From that article:
-If citizens will decide to sell their land, foreign citizens might buy it. Or only a few wealthy citizens may end up with most of the land. How will you manage such issues?
-The current law doesn’t monitor whether Mongolian land is being privatized by foreigners. But if our draft bill is passed, a Land Exchange will be established alongside the Land Corporation. It would manage the land exchange affairs. If any citizen wants to sell their land certificate, it will pass through the Land Exchange. Information on what land is being sold or taken as collateral to which people will be received by the Land Exchange. But it won’t store information about rent. If anyone sells their land to a foreigner, the state will confiscate the land immediately.
How is that supposed to be fair? That would obviously leave the foreigner in question without an asset he has paid for. For the very least, there needs to be compensation.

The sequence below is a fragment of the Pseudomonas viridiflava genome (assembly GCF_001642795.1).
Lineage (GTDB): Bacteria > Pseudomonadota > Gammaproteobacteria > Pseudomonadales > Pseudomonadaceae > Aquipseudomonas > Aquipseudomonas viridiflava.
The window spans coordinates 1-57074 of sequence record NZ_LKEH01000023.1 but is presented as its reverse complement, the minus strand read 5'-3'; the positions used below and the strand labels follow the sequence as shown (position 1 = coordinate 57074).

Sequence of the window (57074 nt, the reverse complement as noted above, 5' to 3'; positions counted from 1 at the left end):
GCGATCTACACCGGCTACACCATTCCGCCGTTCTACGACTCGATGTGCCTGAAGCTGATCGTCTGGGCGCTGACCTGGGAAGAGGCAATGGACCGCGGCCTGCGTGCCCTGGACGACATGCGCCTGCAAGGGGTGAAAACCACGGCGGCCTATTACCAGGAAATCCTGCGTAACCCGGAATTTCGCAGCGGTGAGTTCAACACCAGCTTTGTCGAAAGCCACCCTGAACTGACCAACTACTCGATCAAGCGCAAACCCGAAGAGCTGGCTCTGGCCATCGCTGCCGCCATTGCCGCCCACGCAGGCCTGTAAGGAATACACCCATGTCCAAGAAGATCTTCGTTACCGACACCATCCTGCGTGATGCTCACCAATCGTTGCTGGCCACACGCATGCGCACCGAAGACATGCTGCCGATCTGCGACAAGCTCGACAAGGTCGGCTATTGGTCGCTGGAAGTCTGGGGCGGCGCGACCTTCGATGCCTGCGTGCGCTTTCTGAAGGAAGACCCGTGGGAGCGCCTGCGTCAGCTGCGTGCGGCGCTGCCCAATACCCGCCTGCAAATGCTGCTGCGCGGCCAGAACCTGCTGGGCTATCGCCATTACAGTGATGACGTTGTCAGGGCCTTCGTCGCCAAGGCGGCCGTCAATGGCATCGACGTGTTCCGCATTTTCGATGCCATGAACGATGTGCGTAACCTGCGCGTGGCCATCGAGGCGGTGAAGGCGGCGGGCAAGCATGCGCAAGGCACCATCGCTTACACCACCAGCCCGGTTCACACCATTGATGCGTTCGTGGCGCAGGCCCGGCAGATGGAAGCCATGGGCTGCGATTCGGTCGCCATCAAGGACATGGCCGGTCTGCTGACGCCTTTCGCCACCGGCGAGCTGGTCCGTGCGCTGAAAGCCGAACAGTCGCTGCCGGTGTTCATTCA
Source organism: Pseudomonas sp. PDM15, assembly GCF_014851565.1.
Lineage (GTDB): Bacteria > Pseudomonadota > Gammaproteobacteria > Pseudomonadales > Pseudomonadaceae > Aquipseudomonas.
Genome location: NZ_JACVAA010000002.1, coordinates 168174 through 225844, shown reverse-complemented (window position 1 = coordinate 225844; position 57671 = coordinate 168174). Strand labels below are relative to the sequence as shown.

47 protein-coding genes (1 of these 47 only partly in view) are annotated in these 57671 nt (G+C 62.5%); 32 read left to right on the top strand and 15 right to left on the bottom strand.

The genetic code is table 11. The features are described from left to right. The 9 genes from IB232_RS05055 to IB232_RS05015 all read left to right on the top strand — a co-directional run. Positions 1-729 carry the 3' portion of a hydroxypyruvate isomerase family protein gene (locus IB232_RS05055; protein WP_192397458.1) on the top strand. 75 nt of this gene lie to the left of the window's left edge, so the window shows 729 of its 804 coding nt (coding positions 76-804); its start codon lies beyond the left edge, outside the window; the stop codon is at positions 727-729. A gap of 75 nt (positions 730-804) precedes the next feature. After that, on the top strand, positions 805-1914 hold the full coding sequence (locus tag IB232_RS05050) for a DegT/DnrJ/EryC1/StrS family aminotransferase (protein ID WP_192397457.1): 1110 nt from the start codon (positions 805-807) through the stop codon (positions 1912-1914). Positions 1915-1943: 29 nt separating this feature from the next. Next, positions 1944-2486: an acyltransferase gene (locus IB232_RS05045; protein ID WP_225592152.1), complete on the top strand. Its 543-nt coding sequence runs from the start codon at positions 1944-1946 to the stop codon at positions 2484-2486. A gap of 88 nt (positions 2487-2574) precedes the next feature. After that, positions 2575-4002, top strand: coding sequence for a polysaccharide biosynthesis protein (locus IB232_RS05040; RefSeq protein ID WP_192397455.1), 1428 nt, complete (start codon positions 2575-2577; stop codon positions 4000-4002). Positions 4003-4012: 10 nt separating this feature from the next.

Giving foreigners only a restricted right to form contracts in this discriminating way obviously is not helpful for attracting investment. On the other hand, I am sure that the local lawyers will find many different ways to work around this particular hurdle.
This obviously also means that the property of each Mongolian owner of land is worth less, since a lot of potential buyers who would have the funds to buy at higher prices are excluded from the market in the first place. So the main effect of this kind of xenophobic discrimination will be to make average Mongolian citizens poorer than they are already anyway.